Noteworthy, partly because McConnell’s the biggest primary target for grassroots conservatives this year and partly because it’s RINOs who are supposed to categorically reject shutdowns, not tea partiers. Is Bevin categorically rejecting them, though? No, not really. What he’s saying is … actually, after watching the clip twice and reading his interview with Jonathan Strong twice, I’m not sure. He says the October shutdown was “so irresponsible” because the GOP never prepared the public for it with a sustained anti-ObamaCare messaging campaign beforehand. But he also says “not even to the slightest degree am I a proponent of shutting down the government.” That sounds categorical, but maybe he’s just making the same rhetorical move Cruz and Lee did in October, insisting that they didn’t want a shutdown but were prepared to tolerate one if Democrats didn’t meet their demands on “defund.” On that reading, I guess, so long as you’re giving the other side a policy alternative to a shutdown, then you’re not really a “proponent.” Hope Democrats don’t try that next year with the GOP in the Senate, insisting that they’ll refuse to fund the government unless we agree to liberal agenda items X, Y, and Z.

Bevin also applauds Cruz and Lee for taking a principled stand but holds up Reagan and Tip O’Neill as a model of bipartisan compromise to move the country forward. Isn’t the big problem with Mitch McConnell supposedly that he’s too willing to compromise? No, Bevin told Strong; there’s a difference between compromise and capitulation, where you surrender your principles.

Reagan and O’Neill both understood they needed to “focus on what is in the best interest of the country, and of the people, and not specifically what my ideology or party are telling me to do,” he said. “Now in reality — and now I’m just being partisan here, but I’m telling you — when people focus on reality, and pragmatism, and when they focus on what is in the best interest of the country, they do move towards conservative thinking. I’m biased, but I’m telling you. That’s how Reagan got it done, because O’Neill was smart enough to appreciate that Reagan was right. And he wasn’t such a stubborn zealot that he wouldn’t compromise on that.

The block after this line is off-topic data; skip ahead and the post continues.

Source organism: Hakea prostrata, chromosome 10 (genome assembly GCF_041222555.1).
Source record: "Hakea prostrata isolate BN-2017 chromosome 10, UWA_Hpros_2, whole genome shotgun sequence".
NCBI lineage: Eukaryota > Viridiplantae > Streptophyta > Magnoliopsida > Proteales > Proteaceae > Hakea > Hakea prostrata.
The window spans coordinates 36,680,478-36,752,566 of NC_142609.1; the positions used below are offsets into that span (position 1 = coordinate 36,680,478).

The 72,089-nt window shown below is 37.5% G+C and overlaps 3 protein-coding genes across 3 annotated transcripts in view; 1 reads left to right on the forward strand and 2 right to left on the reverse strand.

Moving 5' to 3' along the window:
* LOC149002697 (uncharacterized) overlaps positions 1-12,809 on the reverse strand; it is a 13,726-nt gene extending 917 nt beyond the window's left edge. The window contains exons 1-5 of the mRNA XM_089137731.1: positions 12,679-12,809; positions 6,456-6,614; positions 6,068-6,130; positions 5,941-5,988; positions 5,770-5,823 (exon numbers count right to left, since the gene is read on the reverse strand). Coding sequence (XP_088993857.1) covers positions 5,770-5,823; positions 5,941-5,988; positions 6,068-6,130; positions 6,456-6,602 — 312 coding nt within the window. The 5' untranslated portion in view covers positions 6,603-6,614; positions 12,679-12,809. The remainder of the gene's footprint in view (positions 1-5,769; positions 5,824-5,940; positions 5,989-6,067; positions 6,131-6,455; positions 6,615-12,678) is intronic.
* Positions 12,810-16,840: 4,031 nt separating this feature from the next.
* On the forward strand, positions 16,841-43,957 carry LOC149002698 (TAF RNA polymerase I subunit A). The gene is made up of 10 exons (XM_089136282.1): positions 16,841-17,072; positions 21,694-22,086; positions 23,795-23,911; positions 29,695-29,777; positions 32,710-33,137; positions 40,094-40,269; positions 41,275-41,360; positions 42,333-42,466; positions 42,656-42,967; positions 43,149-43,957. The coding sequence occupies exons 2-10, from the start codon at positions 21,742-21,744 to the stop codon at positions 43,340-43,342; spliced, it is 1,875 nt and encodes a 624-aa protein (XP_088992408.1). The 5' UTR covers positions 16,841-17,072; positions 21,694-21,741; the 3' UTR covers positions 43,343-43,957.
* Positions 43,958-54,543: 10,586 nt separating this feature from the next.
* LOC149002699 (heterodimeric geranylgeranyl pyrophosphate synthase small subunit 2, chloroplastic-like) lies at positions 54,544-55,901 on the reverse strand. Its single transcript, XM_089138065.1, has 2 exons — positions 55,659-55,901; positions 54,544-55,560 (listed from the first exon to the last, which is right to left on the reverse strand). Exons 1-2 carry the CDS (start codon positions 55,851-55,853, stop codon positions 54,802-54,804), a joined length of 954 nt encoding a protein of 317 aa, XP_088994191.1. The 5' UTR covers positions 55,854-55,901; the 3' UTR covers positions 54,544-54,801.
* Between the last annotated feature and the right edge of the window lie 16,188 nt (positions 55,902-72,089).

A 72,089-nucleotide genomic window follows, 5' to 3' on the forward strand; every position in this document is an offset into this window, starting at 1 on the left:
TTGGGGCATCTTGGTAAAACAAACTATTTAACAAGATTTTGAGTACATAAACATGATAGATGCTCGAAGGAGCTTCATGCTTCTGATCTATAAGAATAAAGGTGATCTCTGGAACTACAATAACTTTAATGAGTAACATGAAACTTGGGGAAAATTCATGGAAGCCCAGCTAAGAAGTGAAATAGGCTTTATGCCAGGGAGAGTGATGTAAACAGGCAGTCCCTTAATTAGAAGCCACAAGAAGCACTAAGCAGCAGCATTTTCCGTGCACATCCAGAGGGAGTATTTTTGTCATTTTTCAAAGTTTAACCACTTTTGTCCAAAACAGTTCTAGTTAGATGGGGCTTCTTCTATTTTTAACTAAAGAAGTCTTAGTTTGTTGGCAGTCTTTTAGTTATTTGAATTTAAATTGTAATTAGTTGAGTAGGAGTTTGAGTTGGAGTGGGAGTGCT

I’m … pretty sure O’Neill didn’t think Reagan was right. The point of what Bevin’s saying, I guess, is that any deal that leads to a conservative-on-balance outcome is a legit compromise whereas any deal that leads to a liberal-on-balance one is a capitulation. What about McConnell’s deal with Reid to end the shutdown, though? That seems liberal-on-balance because the GOP emerged with next to nothing from it; the whole point from the Republican perspective was simply to stop the bleeding in the polls. Presumably, though, Bevin would have supported the deal since he thinks (and I agree) that the shutdown was a foolish idea in the first place. I don’t know.

Alternate theory: Bevin understands that he’s got to walk a tightrope right now by simultaneously convincing the tea partiers whose votes he needs that he’s a major conservative improvement over McConnell and convincing the rest of the electorate that he’s not going to turn off the tap of federal dollars with a new shutdown if they send him to the Senate. Kentucky’s a red state, but it’s not so red that an unknown Republican couldn’t be bumped off in the general election by a well-supplied Democrat like Alison Lundergan Grimes. So he’s going to give both sides what they need to hear, even if he knots himself up a bit in the telling. He’ll stand on principle with Ted Cruz and Rand Paul, unlike Mitch McConnell; he also won’t do anything drastic like voting to send the government home for two weeks. It’s a rational strategy even if it’s not always perfectly square: After all, chances are high that if you’re open to Bevin, it’s less because of what he’s said on the stump than because you really, really dislike McConnell. All Bevin needs to do, in the primary at least, is give people a reason to think he’ll be better. For tea partiers, when it comes to McConnell, that’s a low bar.